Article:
Toxic plants and irritant sap

Posted: Monday 4 August 2014
by Adam Pasco

One of the things I enjoy most about gardening is making a connection with plants, seeds and the soil.

One of the things I enjoy most about gardening is making a connection with plants, seeds and the soil. Touch is important to me when gardening. Whenever possible I like to handle things, whether pricking out seedlings or planting bulbs and pruning.

Like many other thick-skinned gardeners, after a day outdoors I have the scratches and rough skin to show. But there are times when wearing gloves and protective clothing or equipment is essential. It’s always safety first when handling spikey and thorny subjects, or tools with sharp blades, for instance. Just touching some plants can cause irritation, skin rashes and other allergic responses too.

Anyone who has cut back euphorbia or pruned a fig will have seen the white milky sap that exudes from pruning cuts. If you get this on your skin then it can react to cause an itchy, irritated rash.

You might notice the same reaction when handling or planting hyacinth bulbs. If I touch them, my skin itches madly. Where retailers sell loose hyacinth bulbs you should notice a warning to this effect (and many also provide disposable gloves to wear when picking out your purchase). Sunlight can play a part too: I’ve have heard of people developing a rash when harvesting parsnips and getting sap on their skin.

Now I’m no health expert or dermatologist, so can only offer sensible precautions to consider. As always, take care when gardening, and if you have any adverse reaction or concerns then immediately contact your doctor. Always take care when handling plants. It’s sensible to wear gloves when pruning or planting if you’re unsure whether you might react to a particular plant, especially if you have sensitive skin.

Gloves and protective clothing are the order of the day for many. I wear a pair of goggles when doing anything that creates dust or could throw material into my eyes.

Cutting lawn edges or clearing weedy areas with a nylon line trimmer can also scatter material in all directions, so wear protective clothing that fully covers your arms and legs too.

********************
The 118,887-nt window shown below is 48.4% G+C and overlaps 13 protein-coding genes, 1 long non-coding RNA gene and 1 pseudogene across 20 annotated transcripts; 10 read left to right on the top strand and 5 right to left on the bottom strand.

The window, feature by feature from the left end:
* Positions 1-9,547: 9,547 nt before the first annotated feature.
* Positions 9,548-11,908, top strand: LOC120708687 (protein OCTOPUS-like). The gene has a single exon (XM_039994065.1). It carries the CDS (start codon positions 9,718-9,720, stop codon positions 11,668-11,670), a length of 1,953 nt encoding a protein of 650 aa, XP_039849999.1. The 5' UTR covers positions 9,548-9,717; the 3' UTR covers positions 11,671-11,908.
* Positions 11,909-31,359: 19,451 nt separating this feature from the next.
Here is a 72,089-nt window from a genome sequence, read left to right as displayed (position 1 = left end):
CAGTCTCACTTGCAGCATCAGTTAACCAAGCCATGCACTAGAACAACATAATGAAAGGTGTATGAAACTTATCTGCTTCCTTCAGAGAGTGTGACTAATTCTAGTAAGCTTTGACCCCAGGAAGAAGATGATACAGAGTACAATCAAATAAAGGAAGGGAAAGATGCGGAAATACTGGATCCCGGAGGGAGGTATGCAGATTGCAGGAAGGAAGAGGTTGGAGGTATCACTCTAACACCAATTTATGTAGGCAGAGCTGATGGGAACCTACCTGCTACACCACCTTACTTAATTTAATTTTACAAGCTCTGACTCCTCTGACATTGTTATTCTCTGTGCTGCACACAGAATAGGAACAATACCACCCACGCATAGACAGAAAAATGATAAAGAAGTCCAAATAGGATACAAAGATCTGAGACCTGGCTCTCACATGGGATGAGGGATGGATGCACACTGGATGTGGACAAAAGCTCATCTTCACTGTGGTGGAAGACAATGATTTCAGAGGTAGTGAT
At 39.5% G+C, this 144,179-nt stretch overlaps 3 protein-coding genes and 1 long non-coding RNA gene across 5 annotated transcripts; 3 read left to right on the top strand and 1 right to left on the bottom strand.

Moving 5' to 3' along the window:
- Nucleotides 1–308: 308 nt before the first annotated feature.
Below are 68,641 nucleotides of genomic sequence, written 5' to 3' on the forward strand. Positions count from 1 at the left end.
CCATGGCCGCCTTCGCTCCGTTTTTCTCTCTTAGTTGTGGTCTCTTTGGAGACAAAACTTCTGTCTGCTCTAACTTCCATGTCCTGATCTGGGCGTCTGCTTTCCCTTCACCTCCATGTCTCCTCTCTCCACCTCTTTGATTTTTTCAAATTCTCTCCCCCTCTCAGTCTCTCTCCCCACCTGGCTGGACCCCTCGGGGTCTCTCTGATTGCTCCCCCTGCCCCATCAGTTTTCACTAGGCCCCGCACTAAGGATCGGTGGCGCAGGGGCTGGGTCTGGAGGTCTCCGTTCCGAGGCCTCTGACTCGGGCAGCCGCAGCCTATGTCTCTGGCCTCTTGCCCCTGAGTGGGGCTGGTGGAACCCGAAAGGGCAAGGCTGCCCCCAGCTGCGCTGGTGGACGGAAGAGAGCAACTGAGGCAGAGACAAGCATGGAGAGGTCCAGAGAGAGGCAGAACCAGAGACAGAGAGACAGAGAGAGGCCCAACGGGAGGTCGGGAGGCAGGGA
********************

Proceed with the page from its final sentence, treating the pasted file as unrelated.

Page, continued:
A ‘Code of Practice for Potentially Harmful Plants’ has been produced for retailers by the Horticultural Trades Association. This groups harmful plants into three categories:

Category A: This is for the most harmful plants that are poisonous if eaten, and those where contact commonly causes severe blistering dermatitis. Plants in this category include Poison Ivy and Poison Oak.

Category B: This includes plants that are toxic if eaten, or are a skin or eye irritant, and includes Aconitum, arum, Digitalis, laburnum, euphorbia, Ricinus, Dieffenbachia and Lantana, among others. It also includes hogweed that is toxic to skin when exposed to sunlight.

Category C: In this group you’ll find plants that are harmful if eaten or may cause skin or eye irritation. Included are Alstroemeria, Caladium, chilli peppers, Ficus, hyacinth, daffodils, tulips, some Solanum, and many others.

It’s certainly worth taking a look at this list so you can get to know plants that could cause you or your family concern, particularly if children or pets use your garden. You can also find some helpful advice about potentially harmful garden plants on the RHS website.

Our gardens are full of potential hazards posed by plants, tools, insects, strong sunlight, glazing, plant supports, electricity, trip hazards from hoses, pots and more, so taking care should always be a top priority.

And one final thought. I always make sure my tetanus inoculation is up-to-date, as that this bacteria can be found in soil and transferred by cuts, grazes and wounds.

Whatever you’re up to in your garden this summer, do take care.

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